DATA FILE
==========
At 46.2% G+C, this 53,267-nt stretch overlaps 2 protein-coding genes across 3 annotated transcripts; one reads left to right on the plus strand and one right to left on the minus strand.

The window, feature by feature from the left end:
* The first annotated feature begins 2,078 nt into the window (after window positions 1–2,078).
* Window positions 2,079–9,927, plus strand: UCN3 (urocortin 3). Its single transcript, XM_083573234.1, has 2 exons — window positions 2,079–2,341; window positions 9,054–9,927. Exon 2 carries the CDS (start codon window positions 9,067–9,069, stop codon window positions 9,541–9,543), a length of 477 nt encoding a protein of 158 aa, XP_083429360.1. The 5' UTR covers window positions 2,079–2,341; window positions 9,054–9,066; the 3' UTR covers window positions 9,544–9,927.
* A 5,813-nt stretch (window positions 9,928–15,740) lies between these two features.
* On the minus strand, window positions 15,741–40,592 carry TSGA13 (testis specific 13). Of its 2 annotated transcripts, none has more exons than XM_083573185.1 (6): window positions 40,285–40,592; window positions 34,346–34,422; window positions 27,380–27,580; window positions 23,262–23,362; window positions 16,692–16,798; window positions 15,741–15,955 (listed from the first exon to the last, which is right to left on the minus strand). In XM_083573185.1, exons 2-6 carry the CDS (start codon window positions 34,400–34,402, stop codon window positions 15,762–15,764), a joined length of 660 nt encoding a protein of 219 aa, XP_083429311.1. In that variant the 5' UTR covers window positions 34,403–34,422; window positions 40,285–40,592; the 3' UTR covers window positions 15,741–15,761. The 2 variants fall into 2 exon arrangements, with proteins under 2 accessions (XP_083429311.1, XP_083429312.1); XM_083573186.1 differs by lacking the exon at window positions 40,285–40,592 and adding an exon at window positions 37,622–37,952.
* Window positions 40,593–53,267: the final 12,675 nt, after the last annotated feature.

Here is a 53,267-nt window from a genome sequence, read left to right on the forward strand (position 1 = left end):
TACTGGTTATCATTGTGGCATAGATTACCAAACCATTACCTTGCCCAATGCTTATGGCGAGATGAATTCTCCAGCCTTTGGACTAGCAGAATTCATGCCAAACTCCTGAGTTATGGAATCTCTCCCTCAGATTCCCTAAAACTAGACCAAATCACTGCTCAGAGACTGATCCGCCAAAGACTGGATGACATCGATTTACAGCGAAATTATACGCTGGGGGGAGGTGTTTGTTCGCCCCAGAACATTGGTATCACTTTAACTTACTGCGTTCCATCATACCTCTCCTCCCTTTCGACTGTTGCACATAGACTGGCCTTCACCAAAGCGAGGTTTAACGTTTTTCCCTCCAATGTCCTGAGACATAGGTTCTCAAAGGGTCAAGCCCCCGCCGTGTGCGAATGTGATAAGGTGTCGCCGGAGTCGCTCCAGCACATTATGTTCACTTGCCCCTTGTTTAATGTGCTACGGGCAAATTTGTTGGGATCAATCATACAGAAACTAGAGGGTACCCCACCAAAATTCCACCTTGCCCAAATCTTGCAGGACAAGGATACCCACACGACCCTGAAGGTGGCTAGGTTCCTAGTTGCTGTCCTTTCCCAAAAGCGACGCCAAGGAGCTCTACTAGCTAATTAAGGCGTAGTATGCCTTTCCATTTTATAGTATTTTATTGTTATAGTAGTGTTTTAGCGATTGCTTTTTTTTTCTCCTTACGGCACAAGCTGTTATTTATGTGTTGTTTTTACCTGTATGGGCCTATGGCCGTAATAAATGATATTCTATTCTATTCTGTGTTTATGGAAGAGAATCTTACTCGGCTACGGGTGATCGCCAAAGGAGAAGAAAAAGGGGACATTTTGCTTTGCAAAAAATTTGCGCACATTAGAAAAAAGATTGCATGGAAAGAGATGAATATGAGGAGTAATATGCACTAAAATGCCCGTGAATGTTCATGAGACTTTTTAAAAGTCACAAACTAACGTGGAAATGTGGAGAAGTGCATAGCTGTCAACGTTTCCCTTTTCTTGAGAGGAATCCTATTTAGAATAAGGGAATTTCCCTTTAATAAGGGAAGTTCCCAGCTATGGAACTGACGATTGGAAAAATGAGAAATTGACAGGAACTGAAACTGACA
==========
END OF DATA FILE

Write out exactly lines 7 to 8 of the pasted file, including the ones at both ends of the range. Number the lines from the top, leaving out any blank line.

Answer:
* Window positions 40,593–53,267: the final 12,675 nt, after the last annotated feature.

Here is a 53,267-nt window from a genome sequence, read left to right on the forward strand (position 1 = left end):